Welcome to Nazi USA: Mandatory DNA Testing For ALL 1 Step CLOSER To Reality
Posted May 9, 2011on:
Mandatory DNA sampling threatens constitutional liberties.
In 2007 a Tennessee law was passed, as many bad laws are, in response to a horrific crime.
Johnia Berry was murdered in 2004. Her parents asked then state Sen. Ron Ramsey to consider working with a national DNA database to assist in a stalled investigation. He introduced a bill mandating collection of DNA samples from those arrested for violent felonies. In addition to Tennessee, 23 states have adopted similar legislation.
This year, Ramsey, now Tennessee’s lieutenant governor, wants to expand mandatory collection to persons arrested for any felony via TN SB 257. Supporters contend this collection is no different from the photographing and fingerprinting to which felony arrestees are currently subject.
Detractors appeal to the Fourth and Fifth amendments to the U.S. Constitution and question requiring citizens to surrender a part of “their person” for a criminal case which might “[compel him] … to be a witness against himself” as well as being deprived of his “property” without “due process.”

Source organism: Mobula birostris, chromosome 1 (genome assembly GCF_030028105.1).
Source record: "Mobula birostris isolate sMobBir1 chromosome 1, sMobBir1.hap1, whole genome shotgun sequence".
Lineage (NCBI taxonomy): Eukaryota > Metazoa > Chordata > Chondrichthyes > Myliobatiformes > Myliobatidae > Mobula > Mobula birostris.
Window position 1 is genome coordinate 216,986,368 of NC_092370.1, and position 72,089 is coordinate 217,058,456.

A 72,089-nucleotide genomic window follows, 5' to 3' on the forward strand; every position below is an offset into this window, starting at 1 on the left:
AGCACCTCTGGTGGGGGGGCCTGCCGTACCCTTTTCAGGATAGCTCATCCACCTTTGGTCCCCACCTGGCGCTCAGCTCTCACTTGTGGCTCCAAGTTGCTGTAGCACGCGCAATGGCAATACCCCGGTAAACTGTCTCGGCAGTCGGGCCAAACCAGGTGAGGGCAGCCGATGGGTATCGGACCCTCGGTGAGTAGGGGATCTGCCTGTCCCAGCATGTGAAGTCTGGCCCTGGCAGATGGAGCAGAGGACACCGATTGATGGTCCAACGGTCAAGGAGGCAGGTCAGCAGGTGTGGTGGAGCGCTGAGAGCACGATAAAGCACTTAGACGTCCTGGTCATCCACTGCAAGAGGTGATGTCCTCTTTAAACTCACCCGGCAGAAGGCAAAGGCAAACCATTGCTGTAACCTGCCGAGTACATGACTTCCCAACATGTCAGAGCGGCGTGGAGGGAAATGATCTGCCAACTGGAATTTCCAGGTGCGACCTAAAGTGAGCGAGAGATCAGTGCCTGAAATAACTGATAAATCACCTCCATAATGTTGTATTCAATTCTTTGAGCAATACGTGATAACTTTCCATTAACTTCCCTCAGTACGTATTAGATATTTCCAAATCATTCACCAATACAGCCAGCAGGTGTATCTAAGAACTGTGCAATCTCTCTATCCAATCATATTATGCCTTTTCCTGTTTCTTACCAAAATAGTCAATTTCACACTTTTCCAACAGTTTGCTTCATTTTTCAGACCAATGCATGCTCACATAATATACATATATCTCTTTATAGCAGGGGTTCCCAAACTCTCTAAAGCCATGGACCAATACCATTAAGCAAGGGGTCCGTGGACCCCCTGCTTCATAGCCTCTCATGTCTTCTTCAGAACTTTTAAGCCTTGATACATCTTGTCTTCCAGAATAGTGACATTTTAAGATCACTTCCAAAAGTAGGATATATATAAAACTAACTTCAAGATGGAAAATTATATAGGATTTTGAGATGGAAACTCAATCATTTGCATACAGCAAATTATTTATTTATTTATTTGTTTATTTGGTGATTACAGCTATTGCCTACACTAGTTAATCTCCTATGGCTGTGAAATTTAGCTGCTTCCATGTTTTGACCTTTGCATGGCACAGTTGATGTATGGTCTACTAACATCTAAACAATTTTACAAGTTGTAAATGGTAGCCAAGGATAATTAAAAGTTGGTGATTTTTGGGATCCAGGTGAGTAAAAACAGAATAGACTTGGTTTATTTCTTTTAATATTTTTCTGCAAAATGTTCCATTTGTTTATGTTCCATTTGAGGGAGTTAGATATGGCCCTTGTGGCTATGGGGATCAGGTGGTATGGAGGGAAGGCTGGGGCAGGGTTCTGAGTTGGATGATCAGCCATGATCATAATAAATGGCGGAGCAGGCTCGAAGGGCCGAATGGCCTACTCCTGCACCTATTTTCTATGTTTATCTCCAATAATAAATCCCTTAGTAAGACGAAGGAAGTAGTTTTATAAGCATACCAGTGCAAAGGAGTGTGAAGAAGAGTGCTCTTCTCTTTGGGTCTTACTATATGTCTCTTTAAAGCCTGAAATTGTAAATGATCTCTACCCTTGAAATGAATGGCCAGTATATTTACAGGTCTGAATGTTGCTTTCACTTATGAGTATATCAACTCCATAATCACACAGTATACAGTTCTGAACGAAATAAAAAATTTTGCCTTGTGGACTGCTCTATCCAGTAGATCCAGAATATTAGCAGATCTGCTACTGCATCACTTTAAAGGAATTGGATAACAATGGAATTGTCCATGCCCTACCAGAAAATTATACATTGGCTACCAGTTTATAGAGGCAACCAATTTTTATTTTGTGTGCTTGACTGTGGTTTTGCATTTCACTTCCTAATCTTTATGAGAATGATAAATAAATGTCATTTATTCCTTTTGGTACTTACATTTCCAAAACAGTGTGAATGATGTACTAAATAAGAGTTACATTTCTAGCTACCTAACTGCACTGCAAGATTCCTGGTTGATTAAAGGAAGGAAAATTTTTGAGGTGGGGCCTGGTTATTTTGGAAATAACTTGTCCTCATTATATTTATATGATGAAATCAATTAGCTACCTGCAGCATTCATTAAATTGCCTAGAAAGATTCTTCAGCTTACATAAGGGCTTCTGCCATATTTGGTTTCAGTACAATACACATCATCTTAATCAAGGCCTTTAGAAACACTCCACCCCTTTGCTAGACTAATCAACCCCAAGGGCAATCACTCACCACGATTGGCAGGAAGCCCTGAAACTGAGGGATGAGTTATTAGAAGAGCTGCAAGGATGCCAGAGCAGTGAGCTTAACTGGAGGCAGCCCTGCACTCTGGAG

If charges are dropped or the accused is not convicted, the sample is destroyed. Detractors see this as an acknowledgment of the bill’s weakness. If the criteria for sample retention is a conviction, why not delay collection until then?
Additionally, there is significant distrust that samples are safe in the custody of government. Ramsey notes as many as 15 percent of the samples may be subject to destruction. Will these merely be stored until the donor’s case is decided or might they be compared against other databases in the meantime for potential matches to other crimes?
Who collects, processes, stores and destroys them? Ramsey is confident the law’s criminal penalties for mishandling samples are a sufficient safeguard against misuse. Others remain suspicious of government’s record as a watchdog for individual rights.
Such suspicions may be downplayed until one learns of the development of a portable, high-speed DNA scanner and plans by the federal government to hand the technology over to the Transportation Security Administration. Controversies surrounding TSA’s use of technology and clashes with the liberties of citizens are well publicized.
Handing over portable, high-speed DNA testing devices to TSA can only lead to an exponential increase in the potential for the disregard of individual liberties.